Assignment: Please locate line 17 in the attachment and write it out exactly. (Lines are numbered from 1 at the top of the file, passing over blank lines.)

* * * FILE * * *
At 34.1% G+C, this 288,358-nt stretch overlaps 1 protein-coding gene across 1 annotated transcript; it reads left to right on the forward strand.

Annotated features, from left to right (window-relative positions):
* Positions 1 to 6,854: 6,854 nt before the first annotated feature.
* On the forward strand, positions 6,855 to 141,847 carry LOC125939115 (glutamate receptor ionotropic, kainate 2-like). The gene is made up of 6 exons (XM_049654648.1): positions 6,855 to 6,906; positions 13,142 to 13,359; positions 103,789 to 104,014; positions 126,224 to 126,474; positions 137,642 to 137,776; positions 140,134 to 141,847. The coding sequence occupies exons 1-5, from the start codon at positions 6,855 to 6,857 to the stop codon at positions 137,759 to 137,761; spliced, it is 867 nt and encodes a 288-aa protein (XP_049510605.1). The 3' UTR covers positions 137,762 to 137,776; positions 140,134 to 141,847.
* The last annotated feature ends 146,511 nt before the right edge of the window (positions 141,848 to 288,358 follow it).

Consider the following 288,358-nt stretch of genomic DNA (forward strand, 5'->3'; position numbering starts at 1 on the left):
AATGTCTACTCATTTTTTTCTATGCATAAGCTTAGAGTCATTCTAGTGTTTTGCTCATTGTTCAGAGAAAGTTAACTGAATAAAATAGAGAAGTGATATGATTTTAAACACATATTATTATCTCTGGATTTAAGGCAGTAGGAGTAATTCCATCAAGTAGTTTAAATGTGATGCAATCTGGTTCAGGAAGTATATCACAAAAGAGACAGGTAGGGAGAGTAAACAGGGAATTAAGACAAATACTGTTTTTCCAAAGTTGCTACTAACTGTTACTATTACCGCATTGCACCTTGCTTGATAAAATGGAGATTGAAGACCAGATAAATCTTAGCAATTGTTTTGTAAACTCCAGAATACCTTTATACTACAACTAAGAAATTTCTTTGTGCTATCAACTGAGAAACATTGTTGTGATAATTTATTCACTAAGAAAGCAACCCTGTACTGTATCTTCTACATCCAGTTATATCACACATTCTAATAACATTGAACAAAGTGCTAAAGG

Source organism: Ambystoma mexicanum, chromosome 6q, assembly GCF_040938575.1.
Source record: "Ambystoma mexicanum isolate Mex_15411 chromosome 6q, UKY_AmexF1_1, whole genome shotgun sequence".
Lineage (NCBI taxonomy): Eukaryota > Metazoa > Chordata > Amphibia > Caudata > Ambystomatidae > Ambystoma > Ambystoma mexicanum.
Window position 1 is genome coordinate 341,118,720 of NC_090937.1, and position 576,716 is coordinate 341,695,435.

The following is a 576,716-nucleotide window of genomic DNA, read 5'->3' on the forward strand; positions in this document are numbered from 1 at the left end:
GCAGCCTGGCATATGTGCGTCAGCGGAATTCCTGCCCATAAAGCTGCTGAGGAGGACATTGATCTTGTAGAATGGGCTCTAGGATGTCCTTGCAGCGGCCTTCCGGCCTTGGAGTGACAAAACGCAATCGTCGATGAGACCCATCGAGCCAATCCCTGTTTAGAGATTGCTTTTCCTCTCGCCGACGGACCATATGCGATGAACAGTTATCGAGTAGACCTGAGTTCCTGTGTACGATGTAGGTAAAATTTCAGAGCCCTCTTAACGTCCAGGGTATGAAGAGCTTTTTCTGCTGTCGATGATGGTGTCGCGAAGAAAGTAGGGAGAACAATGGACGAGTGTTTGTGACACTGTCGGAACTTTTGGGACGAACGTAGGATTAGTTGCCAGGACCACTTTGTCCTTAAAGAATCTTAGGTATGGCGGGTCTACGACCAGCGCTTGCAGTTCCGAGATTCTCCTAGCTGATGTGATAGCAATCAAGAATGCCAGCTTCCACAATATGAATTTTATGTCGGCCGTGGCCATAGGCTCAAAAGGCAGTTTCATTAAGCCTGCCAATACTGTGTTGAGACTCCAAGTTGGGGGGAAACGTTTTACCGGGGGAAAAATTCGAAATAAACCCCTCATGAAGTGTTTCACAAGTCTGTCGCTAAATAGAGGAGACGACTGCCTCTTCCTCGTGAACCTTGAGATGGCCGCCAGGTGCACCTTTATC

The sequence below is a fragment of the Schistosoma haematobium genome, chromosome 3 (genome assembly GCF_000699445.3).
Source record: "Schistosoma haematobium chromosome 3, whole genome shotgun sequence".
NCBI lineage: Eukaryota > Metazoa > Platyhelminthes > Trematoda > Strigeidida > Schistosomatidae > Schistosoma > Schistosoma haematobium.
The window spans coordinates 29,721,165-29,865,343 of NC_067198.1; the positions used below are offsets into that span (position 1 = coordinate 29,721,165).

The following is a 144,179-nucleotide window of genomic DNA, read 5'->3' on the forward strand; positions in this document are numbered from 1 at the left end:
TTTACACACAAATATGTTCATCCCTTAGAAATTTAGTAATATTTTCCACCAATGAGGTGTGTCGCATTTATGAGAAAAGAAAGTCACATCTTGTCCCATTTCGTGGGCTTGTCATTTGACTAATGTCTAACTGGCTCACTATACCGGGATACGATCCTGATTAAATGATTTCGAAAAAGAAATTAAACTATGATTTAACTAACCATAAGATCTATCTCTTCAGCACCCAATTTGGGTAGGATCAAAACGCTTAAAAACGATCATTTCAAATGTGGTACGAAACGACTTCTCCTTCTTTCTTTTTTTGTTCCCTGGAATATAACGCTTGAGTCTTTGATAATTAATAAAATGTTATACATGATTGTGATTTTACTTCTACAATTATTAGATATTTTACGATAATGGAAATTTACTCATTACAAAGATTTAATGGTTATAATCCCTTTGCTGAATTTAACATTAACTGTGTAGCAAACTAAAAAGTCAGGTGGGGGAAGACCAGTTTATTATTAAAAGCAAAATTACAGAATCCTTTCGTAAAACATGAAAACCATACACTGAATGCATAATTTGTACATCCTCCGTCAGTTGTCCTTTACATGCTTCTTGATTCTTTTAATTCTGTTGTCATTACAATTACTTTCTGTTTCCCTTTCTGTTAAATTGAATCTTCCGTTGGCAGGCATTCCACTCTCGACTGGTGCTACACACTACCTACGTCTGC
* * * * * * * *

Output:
The window spans coordinates 29,721,165-29,865,343 of NC_067198.1; the positions used below are offsets into that span (position 1 = coordinate 29,721,165).